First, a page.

Some research suggests that decision-making depletes your willpower, and that, as the New York Times puts it, “we have a finite store of mental energy for exerting self-control.” In other words, if your day involves a lot of decision-making, you need to rest in order to refill your mental reserves.

Most white-collar jobs involve planning your own time, negotiating with clients, colleagues and bosses, making work-related decisions and justifying those decisions as well as a thousand other smaller decisions like “do I go for a run at lunchtime?” and “how do I interpret this email? Is this person being aggressive or does it just come across that way? How do I respond neutrally?” And if you have other responsibilities on top of that, decisions merge with each other in a messy, stressful way. “If I go for a run at lunchtime tomorrow I’ll have to remember to bring a packed lunch because the only good place to run is in the opposite direction to the shops, so I’ll have to buy the stuff for a packed lunch today, but that’s difficult because I’m going to an after-work PTA meeting and when it’s over all the shops will be closed except my local corner shop and that’s a Tesco and I’m trying to boycott Tesco… but I could solve the problem by driving to work tomorrow, then I’ll have the car at lunchtime, but it just seems so wrong to drive to work in order to go running, but it’s not my fault we don’t have good public transport here, but I guess it is partly my fault because there was that meeting about it and I missed it…” You’re exhausted before you’ve even put your running shoes on.

The more responsibility you accept, the more rest you need. If you’re the kind of person who sees broken things in the world and wants to fix them, you need more rest than the person who ignores them because “they’re not my problem”. People who don’t need much sleep, by and large, are the kind of people who either don’t have much responsibility or refuse to worry abut the responsibility they do have.

Of course a toddler is keen to start the day if awake-time means cuddles, attention and worry-free play. And of course Thatcher didn’t need much sleep when she was Prime Minister, because as far as I can tell without ever having met the woman, self-doubt was not a problem for her. Her agenda was to dismantle and destroy: the welfare state, the NHS, the unions, the UK’s manufacturing industry. She didn’t lie awake worrying about it any more than your average toddler lies awake worrying about bashing the furniture.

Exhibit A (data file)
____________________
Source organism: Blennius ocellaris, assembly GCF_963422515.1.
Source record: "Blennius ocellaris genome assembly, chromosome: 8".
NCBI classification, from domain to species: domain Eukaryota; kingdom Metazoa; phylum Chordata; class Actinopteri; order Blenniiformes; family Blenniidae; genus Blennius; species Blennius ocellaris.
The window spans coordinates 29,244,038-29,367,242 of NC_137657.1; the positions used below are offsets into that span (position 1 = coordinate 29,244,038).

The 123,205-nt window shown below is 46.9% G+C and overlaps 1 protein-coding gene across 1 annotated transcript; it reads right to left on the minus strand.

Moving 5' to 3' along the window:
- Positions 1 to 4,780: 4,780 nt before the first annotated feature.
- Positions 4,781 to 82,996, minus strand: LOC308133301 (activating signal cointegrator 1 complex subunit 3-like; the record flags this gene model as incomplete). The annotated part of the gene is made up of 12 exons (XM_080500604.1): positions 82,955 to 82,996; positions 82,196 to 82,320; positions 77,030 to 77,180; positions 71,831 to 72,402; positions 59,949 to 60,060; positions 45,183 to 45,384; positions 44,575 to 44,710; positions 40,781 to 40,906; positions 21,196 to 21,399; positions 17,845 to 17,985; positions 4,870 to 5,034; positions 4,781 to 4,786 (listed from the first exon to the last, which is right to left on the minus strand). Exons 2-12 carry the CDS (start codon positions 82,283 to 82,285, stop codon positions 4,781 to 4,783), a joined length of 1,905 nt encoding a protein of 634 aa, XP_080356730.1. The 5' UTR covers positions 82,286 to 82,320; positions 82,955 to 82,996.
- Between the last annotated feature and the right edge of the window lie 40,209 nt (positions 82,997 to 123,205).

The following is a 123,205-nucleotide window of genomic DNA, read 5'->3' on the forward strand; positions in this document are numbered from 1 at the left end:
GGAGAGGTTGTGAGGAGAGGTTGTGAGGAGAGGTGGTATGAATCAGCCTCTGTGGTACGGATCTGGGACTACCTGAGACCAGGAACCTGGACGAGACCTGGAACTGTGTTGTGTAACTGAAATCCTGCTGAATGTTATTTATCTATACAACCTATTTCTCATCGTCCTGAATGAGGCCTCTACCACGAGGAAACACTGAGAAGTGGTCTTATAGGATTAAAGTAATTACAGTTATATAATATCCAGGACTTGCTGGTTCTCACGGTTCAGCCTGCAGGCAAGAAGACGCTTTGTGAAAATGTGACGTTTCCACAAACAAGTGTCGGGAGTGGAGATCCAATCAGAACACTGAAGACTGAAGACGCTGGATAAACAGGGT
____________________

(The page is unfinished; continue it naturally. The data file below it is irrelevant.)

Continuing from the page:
Imagine a game where Team A just has to run around breaking everything they can while Team B has to prevent them from breaking things and take responsibility for fixing or putting up with whatever’s broken. Clearly Team B doesn’t get to stop unless Team A has stopped, and even then Team B is still dealing with the consequences of what Team A has done. Team B is anxious, Team A is just fine (especially since it’s Team B who has to bring the half-time oranges). In other words, Team A has lots of fun and power, while Team B has lots of responsibility but is forced into a reactive position without enough control over the situation or time to do what needs to be done. Which team is going to need more rest at the end of the game?

Being a selfish, destructive arsehole with little or no understanding of responsibility is much less tiring than behaving responsibly. If someone doesn’t need much sleep, it’s probably because they’re not doing their fair share of the worrying or the real work. They’re not to be praised or admired for it. Thatcher was basically a giant guilt-free toddler with a wrecking ball, having too much fun to go to bed. Is this at the root of the left-wing obsession with when she’ll finally be laid to rest?

Early birds v night owls

April 4, 2012

The cult of early isn’t just about deadlines: it’s also about the hours in which we choose to be awake and do things. In fact, I would argue it’s more about our daily routines than anything else.

A fictional example: Luke works 7am-3pm while Tom works 10am-6pm. They both spend eight hours at work, so assuming they take roughly the same amount of break time, they’re equal, right?

Anybody who’s ever worked in an office with flexitime will know this isn’t the case. In terms of hours worked, yes, they’re equal. In terms of smugness about hours worked, Luke wins hands down.

When Tom walks into the office at 10am, Luke is socially sanctioned to make comments about Tom’s “lateness”, whether that’s a jokey “Good evening” or a sardonic “Oh, you’ve finally made it in.” If Tom challenges the comments, on the grounds that he’s not actually late but just working a different shift pattern, Luke will say he was only joking and Tom will look as if he can’t take a joke.

If Tom tries to get his own back by commenting “Leaving us already?” or similar when Luke leaves at 3pm, he will get a self-righteous response along the lines of “I think you’ll find I’ve been here since 8am!” Quite often the early shift pattern is for childcare reasons, which means that criticism of the office early bird is effectively criticising working parents: dangerous territory.

I don’t know where the cult of early comes from. I understand why culturally, we associate the hours of darkness with unwholesome things: crime, witchcraft, antisocial behaviour and so on. But I don’t understand why so many people seem genuinely to believe that being “early to bed, early to rise” makes you a better, more productive person.

There is no moral dimension to our choice of waking and working hours. Do I need to say it again? There is no moral dimension to our choice of waking and working hours. Whether you are “good” or “bad”, hard-working or lazy, is not about your circadian rhythms. It is about who you are and what you do.

There is a theory that lustratory rituals actually encourage bad behaviour by encouraging a false sense of righteousness, a feeling that you are super-clean and can do no wrong. I wonder if it’s the same thing with early birds. If you belong to a culture that values earliness for its own sake, are you starting your hideously early day with the assumption that you’ve already “won”, that you don’t need to be as productive or as friendly as the colleague who’s currently still snoozing?